As a maintenance facility, Bandon Aviation does engine re-builds, paint jobs and still offers flight training. It rents its space from the Bandon Aero Club and sits on 7 acres of the state-owned airport.

    Upon entrance, paint fumes hang heavy amid the spare airplane parts, like rudders, wheel cowlings and ailerons. Catalogs line the walls of what’s Brady Crook’s office, while various gauges and airplane pieces strew the premises. Aircraft posters, vintage and otherwise, hang throughout the shop.

    Currently a 1953 Cessna 180 sits center stage masked up and primed for the bright red paint Wayne Crook is readying himself to apply on its side and belly, underneath the shade of burgundy that’s adorning the top.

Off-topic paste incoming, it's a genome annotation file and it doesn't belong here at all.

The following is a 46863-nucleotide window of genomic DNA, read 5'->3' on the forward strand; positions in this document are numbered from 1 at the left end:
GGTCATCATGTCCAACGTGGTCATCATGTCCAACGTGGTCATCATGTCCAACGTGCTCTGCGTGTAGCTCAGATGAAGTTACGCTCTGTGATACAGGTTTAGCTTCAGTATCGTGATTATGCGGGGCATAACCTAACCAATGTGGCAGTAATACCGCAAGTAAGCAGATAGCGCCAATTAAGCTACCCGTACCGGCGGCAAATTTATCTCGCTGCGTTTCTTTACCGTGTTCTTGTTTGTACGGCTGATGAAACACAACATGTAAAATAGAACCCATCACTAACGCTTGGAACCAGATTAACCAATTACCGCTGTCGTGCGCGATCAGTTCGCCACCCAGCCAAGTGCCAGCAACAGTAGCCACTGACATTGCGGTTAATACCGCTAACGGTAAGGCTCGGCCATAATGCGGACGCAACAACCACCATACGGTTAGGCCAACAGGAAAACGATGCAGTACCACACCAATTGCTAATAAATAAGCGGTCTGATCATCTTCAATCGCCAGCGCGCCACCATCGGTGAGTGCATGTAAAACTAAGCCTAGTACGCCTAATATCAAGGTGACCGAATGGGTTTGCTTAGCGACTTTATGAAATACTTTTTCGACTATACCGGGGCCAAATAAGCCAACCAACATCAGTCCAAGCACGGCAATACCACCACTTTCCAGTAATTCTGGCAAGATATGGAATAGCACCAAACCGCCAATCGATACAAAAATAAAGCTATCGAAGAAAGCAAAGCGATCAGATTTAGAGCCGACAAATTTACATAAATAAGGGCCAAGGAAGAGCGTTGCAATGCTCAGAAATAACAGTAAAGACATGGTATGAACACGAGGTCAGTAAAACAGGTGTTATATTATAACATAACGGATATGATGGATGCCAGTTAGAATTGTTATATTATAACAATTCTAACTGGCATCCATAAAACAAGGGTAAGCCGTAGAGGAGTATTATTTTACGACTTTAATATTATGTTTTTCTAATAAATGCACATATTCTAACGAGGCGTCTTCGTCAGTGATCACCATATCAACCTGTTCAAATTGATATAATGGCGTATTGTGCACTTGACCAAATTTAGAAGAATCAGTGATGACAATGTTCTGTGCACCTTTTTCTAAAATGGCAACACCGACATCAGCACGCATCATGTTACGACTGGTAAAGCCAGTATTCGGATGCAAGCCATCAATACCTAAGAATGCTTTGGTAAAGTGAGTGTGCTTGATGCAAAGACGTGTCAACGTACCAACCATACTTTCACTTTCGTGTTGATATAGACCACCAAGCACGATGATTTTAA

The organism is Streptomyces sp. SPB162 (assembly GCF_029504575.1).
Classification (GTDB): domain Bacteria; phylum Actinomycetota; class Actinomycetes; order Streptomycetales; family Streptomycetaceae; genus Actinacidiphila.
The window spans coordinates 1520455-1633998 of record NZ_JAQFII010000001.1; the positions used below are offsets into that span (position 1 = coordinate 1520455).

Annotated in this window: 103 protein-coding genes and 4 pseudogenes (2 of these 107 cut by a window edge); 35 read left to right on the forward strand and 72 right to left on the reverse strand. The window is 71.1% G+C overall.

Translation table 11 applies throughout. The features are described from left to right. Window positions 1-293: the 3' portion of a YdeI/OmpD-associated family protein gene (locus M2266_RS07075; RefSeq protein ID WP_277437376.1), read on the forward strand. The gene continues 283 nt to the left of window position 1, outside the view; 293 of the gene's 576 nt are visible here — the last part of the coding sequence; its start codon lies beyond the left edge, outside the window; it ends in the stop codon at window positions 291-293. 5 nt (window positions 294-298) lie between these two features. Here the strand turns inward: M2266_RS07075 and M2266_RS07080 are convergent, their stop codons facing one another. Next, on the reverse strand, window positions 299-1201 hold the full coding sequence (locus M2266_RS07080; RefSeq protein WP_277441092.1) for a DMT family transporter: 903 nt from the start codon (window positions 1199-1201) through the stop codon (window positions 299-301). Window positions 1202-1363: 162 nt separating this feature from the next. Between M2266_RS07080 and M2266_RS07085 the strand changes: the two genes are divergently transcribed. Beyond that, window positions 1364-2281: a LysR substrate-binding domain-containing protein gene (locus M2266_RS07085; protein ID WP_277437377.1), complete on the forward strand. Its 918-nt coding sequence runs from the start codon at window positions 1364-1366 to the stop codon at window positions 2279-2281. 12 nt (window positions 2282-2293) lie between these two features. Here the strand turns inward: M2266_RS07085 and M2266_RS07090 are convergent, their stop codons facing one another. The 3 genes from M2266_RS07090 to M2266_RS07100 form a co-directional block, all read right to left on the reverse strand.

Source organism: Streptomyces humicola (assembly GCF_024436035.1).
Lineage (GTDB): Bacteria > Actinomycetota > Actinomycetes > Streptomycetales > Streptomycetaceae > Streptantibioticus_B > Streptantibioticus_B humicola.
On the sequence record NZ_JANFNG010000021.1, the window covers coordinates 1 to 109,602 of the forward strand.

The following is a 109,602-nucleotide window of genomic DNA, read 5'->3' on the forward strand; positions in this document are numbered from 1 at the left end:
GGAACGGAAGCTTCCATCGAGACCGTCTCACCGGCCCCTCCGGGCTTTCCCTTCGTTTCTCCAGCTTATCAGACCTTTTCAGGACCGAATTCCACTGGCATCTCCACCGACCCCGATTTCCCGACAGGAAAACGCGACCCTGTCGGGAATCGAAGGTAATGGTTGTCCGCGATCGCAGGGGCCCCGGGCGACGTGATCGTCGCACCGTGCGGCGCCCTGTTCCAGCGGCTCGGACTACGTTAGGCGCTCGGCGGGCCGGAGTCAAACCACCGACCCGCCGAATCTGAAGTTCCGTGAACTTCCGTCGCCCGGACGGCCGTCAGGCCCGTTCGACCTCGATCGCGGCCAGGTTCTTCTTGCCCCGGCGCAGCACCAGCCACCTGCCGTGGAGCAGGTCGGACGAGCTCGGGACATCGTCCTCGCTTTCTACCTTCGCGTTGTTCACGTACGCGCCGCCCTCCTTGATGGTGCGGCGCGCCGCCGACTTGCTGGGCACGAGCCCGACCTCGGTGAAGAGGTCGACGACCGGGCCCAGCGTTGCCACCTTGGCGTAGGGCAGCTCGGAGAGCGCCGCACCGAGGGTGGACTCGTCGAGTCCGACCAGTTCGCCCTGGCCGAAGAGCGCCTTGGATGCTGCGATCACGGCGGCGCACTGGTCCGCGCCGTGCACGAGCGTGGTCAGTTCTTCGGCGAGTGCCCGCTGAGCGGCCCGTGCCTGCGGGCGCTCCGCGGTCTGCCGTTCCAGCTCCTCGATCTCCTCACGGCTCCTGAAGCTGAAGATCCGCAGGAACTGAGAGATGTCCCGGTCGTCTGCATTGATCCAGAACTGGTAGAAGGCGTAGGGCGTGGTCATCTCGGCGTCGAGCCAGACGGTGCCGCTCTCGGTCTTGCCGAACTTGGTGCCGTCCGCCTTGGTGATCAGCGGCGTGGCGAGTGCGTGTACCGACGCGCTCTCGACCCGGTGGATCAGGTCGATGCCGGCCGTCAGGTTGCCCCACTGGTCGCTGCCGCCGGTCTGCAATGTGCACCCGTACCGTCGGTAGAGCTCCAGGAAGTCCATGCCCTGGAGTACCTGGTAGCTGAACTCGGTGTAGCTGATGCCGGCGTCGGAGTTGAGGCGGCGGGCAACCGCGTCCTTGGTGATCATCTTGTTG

“My job is taking a plane that is all beat up and making it a beautiful piece of machinery again,” Crook said. “I’ve had opportunities to work in the corporate world but I’m doing something I love and making money at it — that’s pretty good.”

    Crook recalled weekends growing up in Myrtle Point waxing planes with his older brothers Brady and Tom — a task his dad Frank assigned them. The family moved to Bandon in 1974.

    “He lived and breathed aviation,” Crook said. “And he trained us well.

    “I never knew anything else. The longer I was down here in the shop I would start doing painting and you do something you’re good at and you want to do it more.”

    While Wayne specializes in re-builds and painting, Brady excels with his sheet metal work, and so does Guernsey, who also takes care of the operation’s day-to-day business affairs and keeps up on the Federal Aviation Administration standards. The eldest Crook brother, Tom, is a world-class transport pilot who flies high-end clients around the world in an executive configured Boeing 767.